In each week of program during the summer, all three camps give out a troop award, called the "Troop of the week", for various criteria, including participation in inter-troop events, number of merit badges earned, and campsite cleanliness, among others. Segments are also given out for Leadership positions, and coming to camp as a Senior Patrol Leader, Scoutmaster, Assistant Scoutmaster, CIT, or Staff. As a member of the CIT Corps, a Scout may earn the "Top Basic" award, for those who have excelled as a leader during their Basic week of Counselor Training. This award is determined by a vote among the Scouts who participated in the CIT training program during that week. Members of the CIT Corps are also evaluated after their field weeks, named after the fact that they are working at a center "in the field". The CIT with the top performance during their basic and field week(s) across the entire summer is given the Frederick W. Marvel award. The award includes a certificate, and a gold medal suspended from a red, white, and blue ribbon, and the other 9 participants out of the top 10 are recognized during the Saturday Night Show.

Tavis Morello, an Eagle Scout and staff member working at Yawgoog Scout Reservation, was fired in 1999 for admitting he was gay to Scouting official Gary Savignano. The official additionally confiscated Morello's Eagle Scout card. Lyle Antonides, director of the Narragansett Council at the time, defended the action by stating, "I think this young man is just trying to get a headline." In response to the firing, staff members at the reservation staged a sit-in, resulting in the camp being shut down. Following this protest, representatives of GLAD and the Rhode Island affiliate of the ACLU looked into the situation. ACLU executive director Steven Brown said, "Based on the information I've heard, this person was terminated because he acknowledged he was gay. And that's illegal." Due to mounting legal pressures and increasing amounts of negative publicity, by the end of the camping season, the Narragansett Council leaders had reversed the decision and offered to reinstate Morello, both as an employee and as an Eagle Scout.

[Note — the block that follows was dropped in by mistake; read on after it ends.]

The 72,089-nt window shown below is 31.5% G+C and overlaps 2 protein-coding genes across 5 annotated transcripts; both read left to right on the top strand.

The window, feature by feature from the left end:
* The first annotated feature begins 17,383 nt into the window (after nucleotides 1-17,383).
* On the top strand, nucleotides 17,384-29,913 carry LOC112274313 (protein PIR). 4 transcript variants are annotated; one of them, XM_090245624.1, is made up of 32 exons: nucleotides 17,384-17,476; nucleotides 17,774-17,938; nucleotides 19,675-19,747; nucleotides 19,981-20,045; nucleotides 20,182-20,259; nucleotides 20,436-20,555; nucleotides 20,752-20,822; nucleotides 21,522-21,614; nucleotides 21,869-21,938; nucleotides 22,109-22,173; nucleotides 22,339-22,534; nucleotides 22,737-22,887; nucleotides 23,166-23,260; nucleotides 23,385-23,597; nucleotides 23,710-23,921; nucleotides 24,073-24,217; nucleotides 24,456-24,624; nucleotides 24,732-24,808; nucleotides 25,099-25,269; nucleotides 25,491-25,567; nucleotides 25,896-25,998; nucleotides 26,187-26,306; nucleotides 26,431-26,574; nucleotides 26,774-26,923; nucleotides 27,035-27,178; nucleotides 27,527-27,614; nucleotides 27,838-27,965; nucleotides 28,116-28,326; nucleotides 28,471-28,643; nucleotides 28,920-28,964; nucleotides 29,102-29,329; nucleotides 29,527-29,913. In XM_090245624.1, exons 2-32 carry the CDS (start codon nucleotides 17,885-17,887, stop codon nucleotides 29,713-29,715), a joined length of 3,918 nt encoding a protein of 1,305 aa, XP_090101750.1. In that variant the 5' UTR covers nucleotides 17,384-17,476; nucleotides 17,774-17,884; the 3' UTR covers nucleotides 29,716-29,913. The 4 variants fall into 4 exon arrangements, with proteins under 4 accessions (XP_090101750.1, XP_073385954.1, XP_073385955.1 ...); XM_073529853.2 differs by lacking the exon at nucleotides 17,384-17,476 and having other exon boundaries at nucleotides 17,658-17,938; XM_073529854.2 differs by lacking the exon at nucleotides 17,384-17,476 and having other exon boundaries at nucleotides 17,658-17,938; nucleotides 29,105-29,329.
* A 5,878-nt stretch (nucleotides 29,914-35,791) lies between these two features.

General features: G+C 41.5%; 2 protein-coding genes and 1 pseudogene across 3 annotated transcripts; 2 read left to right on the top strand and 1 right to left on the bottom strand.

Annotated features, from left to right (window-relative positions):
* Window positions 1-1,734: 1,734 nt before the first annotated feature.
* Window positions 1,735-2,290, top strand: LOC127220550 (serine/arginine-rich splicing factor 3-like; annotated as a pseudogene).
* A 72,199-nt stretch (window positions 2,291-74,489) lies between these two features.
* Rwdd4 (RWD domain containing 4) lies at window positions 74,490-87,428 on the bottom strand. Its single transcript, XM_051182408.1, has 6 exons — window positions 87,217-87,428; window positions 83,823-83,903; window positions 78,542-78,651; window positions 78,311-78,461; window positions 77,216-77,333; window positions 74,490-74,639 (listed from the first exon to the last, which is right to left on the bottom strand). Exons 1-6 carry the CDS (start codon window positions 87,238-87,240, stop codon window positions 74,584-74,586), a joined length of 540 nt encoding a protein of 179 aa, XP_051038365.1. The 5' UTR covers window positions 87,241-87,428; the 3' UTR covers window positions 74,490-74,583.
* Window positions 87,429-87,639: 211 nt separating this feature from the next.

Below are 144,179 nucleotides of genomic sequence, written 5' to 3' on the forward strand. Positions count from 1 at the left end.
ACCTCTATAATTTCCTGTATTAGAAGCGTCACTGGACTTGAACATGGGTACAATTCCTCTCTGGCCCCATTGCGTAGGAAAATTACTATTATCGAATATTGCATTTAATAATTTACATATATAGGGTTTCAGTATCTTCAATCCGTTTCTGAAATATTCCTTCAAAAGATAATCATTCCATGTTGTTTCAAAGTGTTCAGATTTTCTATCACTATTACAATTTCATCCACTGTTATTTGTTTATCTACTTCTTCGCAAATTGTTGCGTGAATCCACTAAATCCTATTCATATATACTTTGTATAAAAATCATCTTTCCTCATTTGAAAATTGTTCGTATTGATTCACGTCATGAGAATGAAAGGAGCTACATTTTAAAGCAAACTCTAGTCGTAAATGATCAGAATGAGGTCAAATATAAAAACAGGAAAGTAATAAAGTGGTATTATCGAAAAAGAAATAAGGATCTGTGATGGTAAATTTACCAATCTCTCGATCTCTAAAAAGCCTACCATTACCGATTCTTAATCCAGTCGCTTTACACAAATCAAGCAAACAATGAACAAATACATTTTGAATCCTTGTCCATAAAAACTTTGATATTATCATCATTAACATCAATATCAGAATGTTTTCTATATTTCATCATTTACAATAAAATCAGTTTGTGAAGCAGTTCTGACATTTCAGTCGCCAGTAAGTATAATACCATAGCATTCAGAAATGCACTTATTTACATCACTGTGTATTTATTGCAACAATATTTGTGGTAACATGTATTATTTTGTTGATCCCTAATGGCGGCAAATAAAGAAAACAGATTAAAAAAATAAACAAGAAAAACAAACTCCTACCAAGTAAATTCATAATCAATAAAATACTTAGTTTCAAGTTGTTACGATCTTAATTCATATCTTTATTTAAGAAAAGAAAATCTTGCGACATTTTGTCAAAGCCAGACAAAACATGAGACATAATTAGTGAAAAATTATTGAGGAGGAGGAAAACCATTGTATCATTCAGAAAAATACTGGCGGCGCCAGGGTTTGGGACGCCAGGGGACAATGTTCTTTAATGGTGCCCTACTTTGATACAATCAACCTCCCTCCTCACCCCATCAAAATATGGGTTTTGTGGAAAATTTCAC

On February 15, 2019 the Reservation's former Catholic Chaplain James Glawson was arrested and charged with sexually assaulting several children since the 1980s. He also was in possession of child pornography.

In order to continue the sustainability of the camp, the Yawgoog Alumni Association was started by H. Cushman "Gus" Anthony in 1980 to raise money for improvements on the camp. Efforts include opening the Yawgoog Heritage Museum which houses books, uniforms, patches and pictures from throughout the camp's history. The crafts center, the "H. Cushman Anthony Stockade", is named after him in gratitude of his actions.

Following the Saturday Night Show selected Scout leaders and staff members proceed to a campfire where they are told about their membership in the Knights of Yawgoog. During the Sunday dress parade, the roll of new members is announced, along with the ceremonial induction potato, which is necklace of a potato threaded by a rope that is required to be worn of all new recruits and cannot be removed for 24 hours or when the inductee leaves Reservation property to head home, whichever comes first. It was started in 1920 when the "Knights" would be commissioned by a "King of Yawgoog". It was a lighthearted club with no obligations, but later evolved into a more serious group to remind men of their role in molding Scouts. Scoutmasters and staff members inducted into the Knights of Yawgoog earned a patch tab of a gold sword against a navy blue background for uniform wear.

In 2008, JoAnn Guzeika and her husband were the only couple to be married at Yawgoog Scout Reservation, in the St. John Bosco Chapel. An earlier couple of a retired staff member and his wife renewed their vows at the Three Point waterfront, which included a ceremonial plunge into Yawgoog Pond.

In 2011, filming took place for the 2012 film Moonrise Kingdom at various places in the camp. Shots of the Three Point waterfront, the Challenge Course, the H. Cushman Anthony Stockade, and "The Dam" can be seen in various parts of the movie.